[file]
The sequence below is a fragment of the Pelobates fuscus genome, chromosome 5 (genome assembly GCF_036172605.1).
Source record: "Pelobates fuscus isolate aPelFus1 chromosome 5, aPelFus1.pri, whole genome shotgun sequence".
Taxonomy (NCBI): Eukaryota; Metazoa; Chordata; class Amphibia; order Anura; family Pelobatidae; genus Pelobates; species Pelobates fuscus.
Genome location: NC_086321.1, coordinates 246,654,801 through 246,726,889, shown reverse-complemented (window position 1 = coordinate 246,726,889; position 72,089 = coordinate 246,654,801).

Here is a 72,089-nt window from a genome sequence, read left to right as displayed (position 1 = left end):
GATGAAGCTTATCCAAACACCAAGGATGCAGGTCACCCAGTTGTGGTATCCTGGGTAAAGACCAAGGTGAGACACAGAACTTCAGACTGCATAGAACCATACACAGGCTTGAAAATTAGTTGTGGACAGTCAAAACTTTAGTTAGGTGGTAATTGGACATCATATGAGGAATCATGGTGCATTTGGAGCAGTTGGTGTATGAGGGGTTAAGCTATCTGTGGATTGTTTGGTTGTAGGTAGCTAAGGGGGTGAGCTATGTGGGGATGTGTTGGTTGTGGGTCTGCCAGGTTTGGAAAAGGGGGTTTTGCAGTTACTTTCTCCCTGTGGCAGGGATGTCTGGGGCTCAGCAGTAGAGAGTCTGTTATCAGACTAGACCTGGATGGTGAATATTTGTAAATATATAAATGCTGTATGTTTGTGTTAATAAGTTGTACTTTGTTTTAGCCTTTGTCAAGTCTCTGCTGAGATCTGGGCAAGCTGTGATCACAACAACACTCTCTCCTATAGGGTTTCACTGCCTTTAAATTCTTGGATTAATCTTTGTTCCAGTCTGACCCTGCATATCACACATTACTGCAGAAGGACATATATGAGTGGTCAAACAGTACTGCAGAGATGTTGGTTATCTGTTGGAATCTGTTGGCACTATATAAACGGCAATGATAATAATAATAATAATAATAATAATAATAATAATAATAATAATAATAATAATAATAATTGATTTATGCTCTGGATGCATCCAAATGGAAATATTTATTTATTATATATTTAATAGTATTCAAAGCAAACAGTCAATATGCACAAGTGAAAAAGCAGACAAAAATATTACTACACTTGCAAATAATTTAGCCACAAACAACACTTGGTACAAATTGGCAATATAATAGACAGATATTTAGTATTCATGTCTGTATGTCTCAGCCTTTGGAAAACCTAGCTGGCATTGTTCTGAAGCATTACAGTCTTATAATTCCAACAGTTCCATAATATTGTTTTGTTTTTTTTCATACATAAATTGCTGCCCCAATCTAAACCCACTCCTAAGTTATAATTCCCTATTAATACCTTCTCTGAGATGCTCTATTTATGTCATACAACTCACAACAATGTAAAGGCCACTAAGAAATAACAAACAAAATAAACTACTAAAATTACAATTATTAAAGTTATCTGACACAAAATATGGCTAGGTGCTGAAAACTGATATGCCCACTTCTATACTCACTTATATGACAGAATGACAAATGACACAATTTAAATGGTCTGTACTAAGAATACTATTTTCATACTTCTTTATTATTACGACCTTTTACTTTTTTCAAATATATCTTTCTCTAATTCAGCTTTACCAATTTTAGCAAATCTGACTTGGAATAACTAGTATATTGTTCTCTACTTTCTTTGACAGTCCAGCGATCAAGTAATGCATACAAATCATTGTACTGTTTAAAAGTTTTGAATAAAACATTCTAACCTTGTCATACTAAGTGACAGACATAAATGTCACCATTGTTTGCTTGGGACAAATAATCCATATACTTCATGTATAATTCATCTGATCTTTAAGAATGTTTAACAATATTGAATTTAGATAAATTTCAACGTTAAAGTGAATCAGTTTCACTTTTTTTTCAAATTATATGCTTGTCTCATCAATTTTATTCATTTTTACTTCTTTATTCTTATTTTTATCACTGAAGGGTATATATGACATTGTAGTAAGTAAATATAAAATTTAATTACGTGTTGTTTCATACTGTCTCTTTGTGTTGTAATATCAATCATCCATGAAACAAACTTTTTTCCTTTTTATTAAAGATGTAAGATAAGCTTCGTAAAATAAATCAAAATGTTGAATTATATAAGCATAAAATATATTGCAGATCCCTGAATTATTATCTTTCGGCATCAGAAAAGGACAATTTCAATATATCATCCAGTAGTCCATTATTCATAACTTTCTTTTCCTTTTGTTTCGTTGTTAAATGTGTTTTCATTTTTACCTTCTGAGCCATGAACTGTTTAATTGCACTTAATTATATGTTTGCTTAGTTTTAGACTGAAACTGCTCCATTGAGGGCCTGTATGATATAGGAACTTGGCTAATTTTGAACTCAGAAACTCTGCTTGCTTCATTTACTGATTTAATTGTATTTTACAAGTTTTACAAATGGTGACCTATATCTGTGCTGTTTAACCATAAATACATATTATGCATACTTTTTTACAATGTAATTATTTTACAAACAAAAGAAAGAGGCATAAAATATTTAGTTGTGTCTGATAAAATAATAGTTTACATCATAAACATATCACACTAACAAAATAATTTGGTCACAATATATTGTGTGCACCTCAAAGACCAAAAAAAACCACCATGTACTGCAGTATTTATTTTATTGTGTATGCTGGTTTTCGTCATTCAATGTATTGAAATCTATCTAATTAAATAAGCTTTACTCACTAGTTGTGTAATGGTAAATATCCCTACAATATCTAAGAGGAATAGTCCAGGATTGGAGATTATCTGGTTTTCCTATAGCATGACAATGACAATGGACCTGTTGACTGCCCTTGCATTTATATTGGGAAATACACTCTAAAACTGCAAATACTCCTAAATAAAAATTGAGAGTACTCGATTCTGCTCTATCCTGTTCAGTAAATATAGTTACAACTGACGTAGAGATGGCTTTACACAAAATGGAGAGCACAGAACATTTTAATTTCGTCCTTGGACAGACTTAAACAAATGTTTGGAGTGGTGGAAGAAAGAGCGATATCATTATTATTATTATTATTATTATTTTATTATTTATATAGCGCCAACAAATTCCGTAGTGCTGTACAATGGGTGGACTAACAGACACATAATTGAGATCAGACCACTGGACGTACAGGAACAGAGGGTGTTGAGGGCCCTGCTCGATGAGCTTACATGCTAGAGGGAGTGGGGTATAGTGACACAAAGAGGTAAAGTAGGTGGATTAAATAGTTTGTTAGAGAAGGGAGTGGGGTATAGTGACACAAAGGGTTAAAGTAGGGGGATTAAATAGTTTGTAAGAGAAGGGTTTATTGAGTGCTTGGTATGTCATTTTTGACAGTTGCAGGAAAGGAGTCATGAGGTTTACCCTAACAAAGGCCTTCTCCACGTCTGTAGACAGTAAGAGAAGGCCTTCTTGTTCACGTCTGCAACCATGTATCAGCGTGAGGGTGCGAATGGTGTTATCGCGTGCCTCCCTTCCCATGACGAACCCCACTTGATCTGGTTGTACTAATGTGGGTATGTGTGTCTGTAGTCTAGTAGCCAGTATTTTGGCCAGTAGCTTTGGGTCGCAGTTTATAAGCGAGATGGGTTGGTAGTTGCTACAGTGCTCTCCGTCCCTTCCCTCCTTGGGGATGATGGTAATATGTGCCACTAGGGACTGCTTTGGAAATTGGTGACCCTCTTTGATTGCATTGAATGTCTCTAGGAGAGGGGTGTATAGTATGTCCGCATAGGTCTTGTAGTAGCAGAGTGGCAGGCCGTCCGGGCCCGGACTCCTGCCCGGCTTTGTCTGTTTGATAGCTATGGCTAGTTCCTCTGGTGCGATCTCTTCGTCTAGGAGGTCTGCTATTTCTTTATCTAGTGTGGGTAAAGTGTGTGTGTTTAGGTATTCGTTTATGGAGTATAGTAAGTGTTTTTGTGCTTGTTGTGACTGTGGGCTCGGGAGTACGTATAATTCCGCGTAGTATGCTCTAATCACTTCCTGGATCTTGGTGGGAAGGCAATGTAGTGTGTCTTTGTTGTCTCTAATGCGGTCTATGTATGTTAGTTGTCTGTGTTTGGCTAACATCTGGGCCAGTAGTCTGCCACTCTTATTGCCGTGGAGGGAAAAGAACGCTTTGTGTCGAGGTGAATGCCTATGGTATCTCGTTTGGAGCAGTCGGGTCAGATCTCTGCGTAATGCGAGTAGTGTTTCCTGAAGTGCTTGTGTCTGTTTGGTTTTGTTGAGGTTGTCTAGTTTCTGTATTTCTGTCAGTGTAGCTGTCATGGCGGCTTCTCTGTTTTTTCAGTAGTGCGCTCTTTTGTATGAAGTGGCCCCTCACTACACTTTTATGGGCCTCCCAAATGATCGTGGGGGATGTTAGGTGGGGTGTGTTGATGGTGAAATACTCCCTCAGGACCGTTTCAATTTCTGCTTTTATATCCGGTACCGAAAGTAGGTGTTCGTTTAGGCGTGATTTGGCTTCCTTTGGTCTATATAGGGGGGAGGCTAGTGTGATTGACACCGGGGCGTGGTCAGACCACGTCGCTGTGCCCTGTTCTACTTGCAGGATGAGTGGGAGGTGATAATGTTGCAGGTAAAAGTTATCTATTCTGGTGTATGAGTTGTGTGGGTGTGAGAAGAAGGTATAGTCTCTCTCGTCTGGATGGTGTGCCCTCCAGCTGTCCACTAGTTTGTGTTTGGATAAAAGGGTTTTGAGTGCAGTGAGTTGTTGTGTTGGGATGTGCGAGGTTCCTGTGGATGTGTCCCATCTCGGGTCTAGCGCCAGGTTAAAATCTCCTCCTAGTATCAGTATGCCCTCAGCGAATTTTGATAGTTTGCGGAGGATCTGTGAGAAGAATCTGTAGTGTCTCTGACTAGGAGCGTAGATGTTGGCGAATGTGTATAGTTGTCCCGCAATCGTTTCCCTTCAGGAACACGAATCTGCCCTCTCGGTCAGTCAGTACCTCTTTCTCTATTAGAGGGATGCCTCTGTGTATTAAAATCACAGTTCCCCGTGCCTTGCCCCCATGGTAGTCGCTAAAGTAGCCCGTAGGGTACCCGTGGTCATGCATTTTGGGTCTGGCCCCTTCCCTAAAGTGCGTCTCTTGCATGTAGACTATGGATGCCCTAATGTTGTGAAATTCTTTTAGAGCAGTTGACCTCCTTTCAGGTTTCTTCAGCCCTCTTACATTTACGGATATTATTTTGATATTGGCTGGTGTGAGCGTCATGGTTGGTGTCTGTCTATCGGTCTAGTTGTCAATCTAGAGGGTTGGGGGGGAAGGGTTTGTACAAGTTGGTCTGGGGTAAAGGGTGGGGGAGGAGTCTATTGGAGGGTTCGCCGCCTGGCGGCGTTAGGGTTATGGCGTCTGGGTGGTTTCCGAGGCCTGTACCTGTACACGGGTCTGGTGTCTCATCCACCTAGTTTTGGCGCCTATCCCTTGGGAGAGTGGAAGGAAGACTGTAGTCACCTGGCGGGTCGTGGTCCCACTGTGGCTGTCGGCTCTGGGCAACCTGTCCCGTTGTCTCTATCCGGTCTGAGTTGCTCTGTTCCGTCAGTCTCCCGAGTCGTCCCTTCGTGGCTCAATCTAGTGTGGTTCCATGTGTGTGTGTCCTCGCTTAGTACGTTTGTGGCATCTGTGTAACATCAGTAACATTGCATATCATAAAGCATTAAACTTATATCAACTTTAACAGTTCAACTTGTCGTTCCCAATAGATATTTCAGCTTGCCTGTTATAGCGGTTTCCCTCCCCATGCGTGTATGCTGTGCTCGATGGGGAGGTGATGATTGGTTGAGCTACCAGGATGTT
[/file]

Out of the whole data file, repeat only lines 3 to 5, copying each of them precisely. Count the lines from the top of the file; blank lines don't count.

Taxonomy (NCBI): Eukaryota; Metazoa; Chordata; class Amphibia; order Anura; family Pelobatidae; genus Pelobates; species Pelobates fuscus.
Genome location: NC_086321.1, coordinates 246,654,801 through 246,726,889, shown reverse-complemented (window position 1 = coordinate 246,726,889; position 72,089 = coordinate 246,654,801).

Here is a 72,089-nt window from a genome sequence, read left to right as displayed (position 1 = left end):